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Re: [puzzle] Slur solutions 4

Post by Knut » 09 Apr 2016, 14:58

John Ruggero wrote:Thanks, Knut. Your transposition tip which makes my workaround so much better. Replacing an occasional ending courtesy clef with an expression seems like little trouble, and I now have all the clefs I need. Experience may show disadvantages, however. We'll see.
No problem!

If you're only hiding clefs 'occasionally' with your method, it seems to me that I've misunderstood something. How do you get the main clefs at the start of each system to display the normal glyphs without cancelling each and every clef change?

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John Ruggero
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Re: [puzzle] Slur solutions 4

Post by John Ruggero » 09 Apr 2016, 18:11

I would select my normal 100% clef with the clef tool for the first measure of the next system.

I have only done a little work on a small G clef and don't yet have an F clef, so I used the default Finale 75% F clef. My small G clef = large G clef with a 80% horizontal and 83% vertical reduction. Maybe it should be taller; more like 85%. Anyway, it would look something like this (I know the spacing is not great but it is only an example to show the clefs.):
Secondary clefs.jpg
Secondary clefs.jpg (19.74 KiB) Viewed 1800 times
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OCTO
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Re: [puzzle] Slur solutions 4

Post by OCTO » 09 Apr 2016, 19:44

Knut wrote:Sure. Here's the file with default settings and no slurs.
Thanks.
Sorry for not replying, to much here! But I will.

About % size:
I believe that the problem is not in the % but in the balancing of the symbol's BW-power with the other symbols at the page.
So to say: when a symbol gets reduced it's black power must be increased; or to say easier, its thinner parts must be emboldened.
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John Ruggero
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Re: [puzzle] Slur solutions 4

Post by John Ruggero » 09 Apr 2016, 20:59

OCTO wrote:
when a symbol gets reduced...its thinner parts must be emboldened.
Very interesting, OCTO. I will take this into consideration when working on my little clefs.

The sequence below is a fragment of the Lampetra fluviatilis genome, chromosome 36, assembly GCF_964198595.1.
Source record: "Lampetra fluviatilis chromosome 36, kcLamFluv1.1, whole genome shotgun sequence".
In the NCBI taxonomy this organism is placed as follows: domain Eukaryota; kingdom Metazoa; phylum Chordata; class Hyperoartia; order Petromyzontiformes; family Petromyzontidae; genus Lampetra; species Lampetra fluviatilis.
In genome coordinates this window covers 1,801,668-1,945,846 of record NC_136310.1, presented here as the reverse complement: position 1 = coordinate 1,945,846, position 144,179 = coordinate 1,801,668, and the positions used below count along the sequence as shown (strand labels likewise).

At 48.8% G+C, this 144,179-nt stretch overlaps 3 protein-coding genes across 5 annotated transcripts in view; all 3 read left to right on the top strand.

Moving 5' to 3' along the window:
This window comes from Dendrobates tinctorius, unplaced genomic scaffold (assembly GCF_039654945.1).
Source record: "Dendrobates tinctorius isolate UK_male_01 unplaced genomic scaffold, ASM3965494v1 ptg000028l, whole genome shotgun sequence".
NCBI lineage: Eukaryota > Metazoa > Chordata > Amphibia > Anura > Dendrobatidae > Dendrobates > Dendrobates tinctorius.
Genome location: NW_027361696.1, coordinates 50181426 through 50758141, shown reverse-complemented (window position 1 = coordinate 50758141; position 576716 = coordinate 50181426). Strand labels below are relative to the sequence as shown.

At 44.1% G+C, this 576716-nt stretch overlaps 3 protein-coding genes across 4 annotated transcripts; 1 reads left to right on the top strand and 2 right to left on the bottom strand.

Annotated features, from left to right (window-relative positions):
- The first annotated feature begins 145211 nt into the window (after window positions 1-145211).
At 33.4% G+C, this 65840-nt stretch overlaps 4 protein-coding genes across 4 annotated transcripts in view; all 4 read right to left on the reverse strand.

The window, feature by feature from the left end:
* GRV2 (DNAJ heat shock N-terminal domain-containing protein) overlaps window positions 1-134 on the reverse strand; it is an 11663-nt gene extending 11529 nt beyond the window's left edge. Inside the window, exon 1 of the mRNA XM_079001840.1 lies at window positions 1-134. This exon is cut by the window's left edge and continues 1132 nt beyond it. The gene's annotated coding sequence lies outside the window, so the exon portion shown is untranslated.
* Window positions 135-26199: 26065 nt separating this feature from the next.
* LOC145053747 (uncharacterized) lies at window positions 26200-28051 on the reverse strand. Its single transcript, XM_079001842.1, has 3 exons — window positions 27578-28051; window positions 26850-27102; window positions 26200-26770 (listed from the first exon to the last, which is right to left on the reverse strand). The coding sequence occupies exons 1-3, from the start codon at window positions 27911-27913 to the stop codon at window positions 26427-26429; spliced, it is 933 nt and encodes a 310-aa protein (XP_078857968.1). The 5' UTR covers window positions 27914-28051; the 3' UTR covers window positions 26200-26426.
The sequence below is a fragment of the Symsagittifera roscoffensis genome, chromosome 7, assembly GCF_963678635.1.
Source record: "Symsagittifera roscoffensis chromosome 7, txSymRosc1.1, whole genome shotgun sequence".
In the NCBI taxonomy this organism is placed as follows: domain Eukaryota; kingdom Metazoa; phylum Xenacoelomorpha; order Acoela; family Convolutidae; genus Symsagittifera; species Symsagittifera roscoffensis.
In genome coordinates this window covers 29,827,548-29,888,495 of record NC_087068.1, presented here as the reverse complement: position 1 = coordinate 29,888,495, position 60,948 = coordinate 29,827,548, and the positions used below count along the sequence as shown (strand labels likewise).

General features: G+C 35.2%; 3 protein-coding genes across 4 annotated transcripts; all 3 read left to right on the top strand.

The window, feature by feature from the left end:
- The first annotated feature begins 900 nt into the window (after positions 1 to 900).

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Knut
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Re: [puzzle] Slur solutions 4

Post by Knut » 09 Apr 2016, 23:15

John Ruggero wrote:I would select my normal 100% clef with the clef tool for the first measure of the next system.
That's what I thought you meant. This seems to me like a good solution for piano music with many clef changes at shorter intervals. For other situations, however, I think my method is more effective, and maintains better control over musical reflow on the layout stage or between scores and parts.

I find it interesting that you would choose different rates of reduction horizontally and vertically. I'll experiment a bit more and post a suggested redesign tomorrow.
OCTO wrote:About % size:
I believe that the problem is not in the % but in the balancing of the symbol's BW-power with the other symbols at the page.
So to say: when a symbol gets reduced it's black power must be increased; or to say easier, its thinner parts must be emboldened.
[/quote]

As you can read from my comments earlier in the thread, I agree that the weight (or BW balance, if you will) of the courtesy clefs is one of the two main reasons to utilize separate dedicated glyphs for this purpose. The other one is vertical placement, which John so helpfully educated me on in another thread.

However, at a reduction of 85% there is very little loss of weight, which is one of the reasons I chose this size in the engraving above (which uses the primary glyphs only). For a very thin font like Maestro the difference will also be visible at a higher reduction percentage than for a heavier font like my own.